I’ve always maintained that business and taxpayers should oppose any attempt to introduce extra territorial provisions in tax – the reason being that it increases the likelihood of double taxation and its detrimental economic effect on growth. Its also “taxation without representation” and that is not a firm foundation for any international tax system which is accepted and sustainable. So I’m pleased with the news coming from Brussels on the Financial Transaction Tax. Now my views on this tax are clear (see my blog – Financial Transaction Tax – were business concerns correct?) and I along with Business Europe have opposed this extra territorial feature of the tax ab initio.
Now, the Council’s legal services have released a legal warning against the FTT with respect to the extraterritorial reach of establishment principles determining which financial institutions fall within the scope of the tax.
The Council’s legal services opinion concludes that:
-taxing establishments outside the FTT jurisdiction “exceeds member states’ jurisdiction for taxation under the norms of international law as they are understood by the Union”’
– the definition of establishments falling within the scope of the tax “is not compatible with the EU treaties as it infringes with taxing competences of non-participating Member States”
– it is “discriminatory and likely to lead to distortion of competition to the detriment of non-participating Member States”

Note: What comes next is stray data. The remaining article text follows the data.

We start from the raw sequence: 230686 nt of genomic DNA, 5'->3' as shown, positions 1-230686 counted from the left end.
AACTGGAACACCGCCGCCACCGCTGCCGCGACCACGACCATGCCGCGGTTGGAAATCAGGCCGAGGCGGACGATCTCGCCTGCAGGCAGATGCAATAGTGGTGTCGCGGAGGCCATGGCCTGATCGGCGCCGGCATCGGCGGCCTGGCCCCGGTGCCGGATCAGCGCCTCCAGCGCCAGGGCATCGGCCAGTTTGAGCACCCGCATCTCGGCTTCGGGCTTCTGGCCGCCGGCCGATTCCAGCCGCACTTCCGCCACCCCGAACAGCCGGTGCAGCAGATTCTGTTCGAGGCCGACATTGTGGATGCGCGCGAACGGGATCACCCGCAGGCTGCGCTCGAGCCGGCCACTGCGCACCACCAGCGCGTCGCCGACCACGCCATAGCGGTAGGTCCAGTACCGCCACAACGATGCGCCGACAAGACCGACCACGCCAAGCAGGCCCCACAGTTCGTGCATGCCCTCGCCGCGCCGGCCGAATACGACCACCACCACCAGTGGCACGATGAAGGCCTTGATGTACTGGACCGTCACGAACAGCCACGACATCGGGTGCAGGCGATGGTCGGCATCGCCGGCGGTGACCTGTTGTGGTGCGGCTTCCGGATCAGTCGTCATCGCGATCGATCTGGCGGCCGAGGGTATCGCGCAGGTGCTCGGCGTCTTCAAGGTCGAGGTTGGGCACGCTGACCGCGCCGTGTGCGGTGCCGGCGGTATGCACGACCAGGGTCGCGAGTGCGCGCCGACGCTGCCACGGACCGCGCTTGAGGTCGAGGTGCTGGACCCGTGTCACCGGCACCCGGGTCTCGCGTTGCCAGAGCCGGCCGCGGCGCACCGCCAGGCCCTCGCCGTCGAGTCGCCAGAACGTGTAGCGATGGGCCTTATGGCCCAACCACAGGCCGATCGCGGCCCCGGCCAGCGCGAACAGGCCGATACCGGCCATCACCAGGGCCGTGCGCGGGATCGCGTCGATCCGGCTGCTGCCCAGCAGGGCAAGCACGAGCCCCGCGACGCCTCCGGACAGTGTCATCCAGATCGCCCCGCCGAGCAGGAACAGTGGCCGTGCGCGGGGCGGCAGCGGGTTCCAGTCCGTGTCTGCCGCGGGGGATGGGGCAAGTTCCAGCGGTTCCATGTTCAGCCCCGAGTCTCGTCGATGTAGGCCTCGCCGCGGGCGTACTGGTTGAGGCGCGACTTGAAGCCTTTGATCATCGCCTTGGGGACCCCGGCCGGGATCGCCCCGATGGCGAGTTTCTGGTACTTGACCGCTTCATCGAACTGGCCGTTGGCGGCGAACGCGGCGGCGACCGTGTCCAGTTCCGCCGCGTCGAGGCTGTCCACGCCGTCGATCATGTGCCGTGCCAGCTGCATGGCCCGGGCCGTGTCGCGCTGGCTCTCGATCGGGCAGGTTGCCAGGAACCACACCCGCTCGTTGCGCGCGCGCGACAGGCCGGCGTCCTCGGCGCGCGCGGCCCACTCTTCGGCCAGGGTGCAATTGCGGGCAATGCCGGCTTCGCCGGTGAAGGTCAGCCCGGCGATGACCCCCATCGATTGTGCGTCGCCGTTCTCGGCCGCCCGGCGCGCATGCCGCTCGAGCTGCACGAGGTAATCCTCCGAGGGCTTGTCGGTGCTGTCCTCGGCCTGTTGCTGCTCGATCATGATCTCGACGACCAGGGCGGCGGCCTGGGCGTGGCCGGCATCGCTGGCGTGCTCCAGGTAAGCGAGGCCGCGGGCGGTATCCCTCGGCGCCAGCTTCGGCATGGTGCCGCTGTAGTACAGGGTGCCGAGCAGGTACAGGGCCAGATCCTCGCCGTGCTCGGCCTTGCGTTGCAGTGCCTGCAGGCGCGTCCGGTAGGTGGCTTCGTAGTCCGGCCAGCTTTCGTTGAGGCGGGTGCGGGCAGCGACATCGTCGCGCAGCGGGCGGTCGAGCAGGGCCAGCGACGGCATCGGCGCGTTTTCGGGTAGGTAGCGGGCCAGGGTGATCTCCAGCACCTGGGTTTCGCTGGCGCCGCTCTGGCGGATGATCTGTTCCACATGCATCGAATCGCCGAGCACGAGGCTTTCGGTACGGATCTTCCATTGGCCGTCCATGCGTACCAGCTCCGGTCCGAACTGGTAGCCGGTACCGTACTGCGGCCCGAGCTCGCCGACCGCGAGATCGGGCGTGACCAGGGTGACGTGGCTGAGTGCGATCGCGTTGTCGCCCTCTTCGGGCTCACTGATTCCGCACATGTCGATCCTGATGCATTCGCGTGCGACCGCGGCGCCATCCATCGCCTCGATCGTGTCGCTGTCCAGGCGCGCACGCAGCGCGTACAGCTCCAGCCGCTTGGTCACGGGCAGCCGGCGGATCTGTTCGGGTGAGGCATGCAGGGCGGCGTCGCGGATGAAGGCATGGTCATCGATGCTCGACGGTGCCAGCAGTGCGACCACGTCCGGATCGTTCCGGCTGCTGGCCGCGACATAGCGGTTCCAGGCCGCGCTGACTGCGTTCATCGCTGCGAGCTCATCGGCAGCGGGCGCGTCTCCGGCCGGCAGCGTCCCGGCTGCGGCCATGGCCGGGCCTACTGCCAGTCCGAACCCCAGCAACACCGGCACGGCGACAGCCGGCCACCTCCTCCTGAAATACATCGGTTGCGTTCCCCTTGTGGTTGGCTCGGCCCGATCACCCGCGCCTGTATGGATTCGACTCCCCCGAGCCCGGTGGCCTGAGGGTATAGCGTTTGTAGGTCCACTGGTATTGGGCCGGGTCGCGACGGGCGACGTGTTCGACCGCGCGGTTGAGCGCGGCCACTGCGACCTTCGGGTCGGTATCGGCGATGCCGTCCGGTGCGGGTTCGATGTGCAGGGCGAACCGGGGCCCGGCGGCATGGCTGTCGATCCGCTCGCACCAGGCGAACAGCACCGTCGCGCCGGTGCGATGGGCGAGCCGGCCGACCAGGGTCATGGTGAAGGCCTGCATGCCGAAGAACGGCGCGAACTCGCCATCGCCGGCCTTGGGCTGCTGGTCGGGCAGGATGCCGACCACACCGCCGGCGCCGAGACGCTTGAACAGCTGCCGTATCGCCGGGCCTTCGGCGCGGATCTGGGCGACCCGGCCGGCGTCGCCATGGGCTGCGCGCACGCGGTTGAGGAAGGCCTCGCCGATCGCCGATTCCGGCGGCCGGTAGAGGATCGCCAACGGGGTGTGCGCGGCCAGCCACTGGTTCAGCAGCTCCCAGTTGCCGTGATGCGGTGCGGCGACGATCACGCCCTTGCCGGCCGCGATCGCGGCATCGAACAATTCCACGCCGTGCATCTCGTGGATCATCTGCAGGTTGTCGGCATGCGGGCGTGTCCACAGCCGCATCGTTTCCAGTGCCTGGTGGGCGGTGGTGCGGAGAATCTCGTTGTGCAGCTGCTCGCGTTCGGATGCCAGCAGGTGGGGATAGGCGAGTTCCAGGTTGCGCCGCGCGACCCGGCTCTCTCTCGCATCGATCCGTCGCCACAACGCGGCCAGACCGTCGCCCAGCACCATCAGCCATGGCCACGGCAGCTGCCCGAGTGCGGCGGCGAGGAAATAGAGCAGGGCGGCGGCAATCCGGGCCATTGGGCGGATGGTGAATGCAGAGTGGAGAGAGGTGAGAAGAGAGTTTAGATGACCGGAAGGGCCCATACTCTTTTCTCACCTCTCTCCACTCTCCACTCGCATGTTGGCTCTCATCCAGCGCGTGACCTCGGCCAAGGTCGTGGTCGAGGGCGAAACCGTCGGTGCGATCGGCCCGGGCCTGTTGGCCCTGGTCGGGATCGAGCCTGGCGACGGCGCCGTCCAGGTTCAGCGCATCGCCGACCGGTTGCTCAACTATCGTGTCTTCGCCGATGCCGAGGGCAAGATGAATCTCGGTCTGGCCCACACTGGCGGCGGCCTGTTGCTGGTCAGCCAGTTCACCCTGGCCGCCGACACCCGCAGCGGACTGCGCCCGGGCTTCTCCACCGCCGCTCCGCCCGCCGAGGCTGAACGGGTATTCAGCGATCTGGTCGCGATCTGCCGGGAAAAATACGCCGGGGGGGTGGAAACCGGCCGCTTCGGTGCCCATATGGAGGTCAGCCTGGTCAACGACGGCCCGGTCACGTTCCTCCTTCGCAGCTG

The council’s legal services opinion opposes the DG Taxud’s one which continues to defend the legal basis of their proposal as sound and compliant with EU and international law.
Although only consultative, the Council’s legal services opinion represents an important blow for the Commission proposal, which, it appears, is already stalling on Member States dismissal in council’s discussions. The commission recognized recently that the initially planned entry into force early 2014 is impossible and could not occur before the middle of 2014, if agreement is found before the end of 2013 and there is a speedy transposition into national law by the participating Member States.
This legal warning increases the probability that the Commission’s proposal will be at least significantly watered down.
Now the significant points I take from this are ,firstly, that taxing establishments outside the FTT jurisdiction “exceeds member states’ jurisdiction for taxation under the norms of international law as they are understood by the Union”. This is a welcome endorsement that extra territoriality is outside the norms of international law, which is what we all understood to be the case. So for this proposal to go ahead we would need to change the norms of international law, with all the consequences that would have.
Secondly, the definition of establishments falling within the scope of the tax “is not compatible with the EU treaties as it infringes with taxing competences of non-participating Member States”. This is a very significant statement and if followed through indicates the limits of the ability to move through tax measures without unanimity.
It will of course be interesting to see how this plays out over time, but we may well be seeing the FTT as a step too far in European tax and the resurgence of the unanimity principle as the key foundation of tax rules at a European level.